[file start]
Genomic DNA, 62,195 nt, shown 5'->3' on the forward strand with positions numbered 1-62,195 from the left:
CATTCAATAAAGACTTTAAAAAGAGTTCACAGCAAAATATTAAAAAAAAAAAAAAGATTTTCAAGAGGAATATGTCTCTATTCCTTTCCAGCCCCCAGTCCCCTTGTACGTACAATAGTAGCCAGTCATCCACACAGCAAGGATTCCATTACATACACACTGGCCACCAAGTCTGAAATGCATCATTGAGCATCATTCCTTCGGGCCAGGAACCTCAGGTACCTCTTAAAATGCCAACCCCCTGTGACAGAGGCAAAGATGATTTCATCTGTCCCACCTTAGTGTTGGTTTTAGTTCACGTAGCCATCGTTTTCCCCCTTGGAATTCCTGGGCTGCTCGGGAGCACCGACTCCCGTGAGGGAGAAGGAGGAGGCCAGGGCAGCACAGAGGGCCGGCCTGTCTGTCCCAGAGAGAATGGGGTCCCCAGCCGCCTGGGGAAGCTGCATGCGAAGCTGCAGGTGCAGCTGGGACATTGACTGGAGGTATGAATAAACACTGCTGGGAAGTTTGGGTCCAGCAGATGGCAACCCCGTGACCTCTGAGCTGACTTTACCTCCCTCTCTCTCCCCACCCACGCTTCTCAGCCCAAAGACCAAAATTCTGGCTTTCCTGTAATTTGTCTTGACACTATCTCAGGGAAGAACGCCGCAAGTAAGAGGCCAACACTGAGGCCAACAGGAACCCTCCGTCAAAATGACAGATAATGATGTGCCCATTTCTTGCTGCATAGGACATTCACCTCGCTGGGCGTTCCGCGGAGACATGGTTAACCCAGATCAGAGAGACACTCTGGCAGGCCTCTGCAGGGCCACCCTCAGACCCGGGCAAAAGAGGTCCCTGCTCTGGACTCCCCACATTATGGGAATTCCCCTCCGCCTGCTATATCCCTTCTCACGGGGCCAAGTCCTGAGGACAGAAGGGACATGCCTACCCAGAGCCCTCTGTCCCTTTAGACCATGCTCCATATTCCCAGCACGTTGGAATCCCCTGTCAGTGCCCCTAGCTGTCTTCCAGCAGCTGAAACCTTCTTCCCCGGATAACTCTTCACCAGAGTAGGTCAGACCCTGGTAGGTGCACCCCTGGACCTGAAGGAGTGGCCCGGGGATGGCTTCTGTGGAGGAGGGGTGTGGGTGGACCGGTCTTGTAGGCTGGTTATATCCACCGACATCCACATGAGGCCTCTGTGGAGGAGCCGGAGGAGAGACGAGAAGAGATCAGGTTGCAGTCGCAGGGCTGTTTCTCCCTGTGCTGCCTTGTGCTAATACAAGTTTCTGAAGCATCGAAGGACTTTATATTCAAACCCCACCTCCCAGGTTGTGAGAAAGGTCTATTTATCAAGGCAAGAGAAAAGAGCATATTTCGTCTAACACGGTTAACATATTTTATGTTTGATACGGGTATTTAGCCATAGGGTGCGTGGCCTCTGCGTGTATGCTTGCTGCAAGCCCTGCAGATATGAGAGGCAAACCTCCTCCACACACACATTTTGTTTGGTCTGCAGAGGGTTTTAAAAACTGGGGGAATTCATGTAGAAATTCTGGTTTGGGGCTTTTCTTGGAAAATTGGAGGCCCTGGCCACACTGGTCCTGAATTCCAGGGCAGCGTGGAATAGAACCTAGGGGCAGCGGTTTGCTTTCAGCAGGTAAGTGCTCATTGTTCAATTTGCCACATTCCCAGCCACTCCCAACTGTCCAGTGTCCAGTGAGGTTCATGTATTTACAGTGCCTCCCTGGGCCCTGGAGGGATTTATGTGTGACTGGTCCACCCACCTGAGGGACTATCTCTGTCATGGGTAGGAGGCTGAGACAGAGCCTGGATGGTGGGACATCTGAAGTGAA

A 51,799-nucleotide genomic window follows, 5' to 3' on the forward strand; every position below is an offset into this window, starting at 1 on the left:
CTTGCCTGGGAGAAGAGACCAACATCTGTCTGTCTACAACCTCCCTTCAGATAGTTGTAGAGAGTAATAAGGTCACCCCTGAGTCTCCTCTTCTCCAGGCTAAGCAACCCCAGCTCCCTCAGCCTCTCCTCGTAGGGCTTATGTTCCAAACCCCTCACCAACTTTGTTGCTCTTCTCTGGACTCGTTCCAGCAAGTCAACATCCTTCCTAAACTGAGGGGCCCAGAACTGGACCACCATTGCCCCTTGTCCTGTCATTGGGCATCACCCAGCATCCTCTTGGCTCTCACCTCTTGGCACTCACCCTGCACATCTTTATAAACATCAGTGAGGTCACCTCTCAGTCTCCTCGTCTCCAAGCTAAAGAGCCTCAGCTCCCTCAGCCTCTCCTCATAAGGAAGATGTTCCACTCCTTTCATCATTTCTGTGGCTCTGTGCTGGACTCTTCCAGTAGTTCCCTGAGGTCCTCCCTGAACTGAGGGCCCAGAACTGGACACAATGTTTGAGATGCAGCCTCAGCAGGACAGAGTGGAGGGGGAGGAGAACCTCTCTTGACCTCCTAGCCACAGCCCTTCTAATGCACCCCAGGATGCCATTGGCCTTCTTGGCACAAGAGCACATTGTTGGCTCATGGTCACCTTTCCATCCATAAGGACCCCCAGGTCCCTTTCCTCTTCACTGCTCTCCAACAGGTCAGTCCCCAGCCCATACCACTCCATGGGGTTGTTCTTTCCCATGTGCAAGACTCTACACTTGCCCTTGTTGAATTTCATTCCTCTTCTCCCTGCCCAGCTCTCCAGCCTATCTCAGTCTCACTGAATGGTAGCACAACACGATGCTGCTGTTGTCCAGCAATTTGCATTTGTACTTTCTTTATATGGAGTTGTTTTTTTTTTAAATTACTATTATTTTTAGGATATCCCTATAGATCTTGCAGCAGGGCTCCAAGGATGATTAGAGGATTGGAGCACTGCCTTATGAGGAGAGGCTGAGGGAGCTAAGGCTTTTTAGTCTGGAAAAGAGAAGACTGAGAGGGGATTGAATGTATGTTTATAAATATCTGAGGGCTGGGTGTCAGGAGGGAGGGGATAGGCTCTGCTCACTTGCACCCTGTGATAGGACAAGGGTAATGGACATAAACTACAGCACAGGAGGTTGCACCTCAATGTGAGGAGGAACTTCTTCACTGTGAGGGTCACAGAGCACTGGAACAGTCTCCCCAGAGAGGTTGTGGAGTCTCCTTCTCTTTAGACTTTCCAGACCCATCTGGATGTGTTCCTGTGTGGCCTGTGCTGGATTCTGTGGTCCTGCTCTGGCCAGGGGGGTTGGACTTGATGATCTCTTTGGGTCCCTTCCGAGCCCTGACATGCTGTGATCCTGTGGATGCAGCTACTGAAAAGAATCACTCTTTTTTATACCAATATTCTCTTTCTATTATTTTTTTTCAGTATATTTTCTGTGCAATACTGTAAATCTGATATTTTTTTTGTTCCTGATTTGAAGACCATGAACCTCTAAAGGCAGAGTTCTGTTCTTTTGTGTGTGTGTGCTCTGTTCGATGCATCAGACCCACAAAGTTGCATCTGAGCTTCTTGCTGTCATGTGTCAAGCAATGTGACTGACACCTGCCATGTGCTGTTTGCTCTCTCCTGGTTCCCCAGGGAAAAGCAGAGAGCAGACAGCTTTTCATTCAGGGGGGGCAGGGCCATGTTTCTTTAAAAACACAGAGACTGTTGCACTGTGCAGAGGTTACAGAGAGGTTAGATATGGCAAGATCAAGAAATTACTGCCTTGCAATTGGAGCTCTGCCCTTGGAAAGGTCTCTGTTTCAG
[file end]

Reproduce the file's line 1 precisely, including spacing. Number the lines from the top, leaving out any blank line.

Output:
Genomic DNA, 62,195 nt, shown 5'->3' on the forward strand with positions numbered 1-62,195 from the left: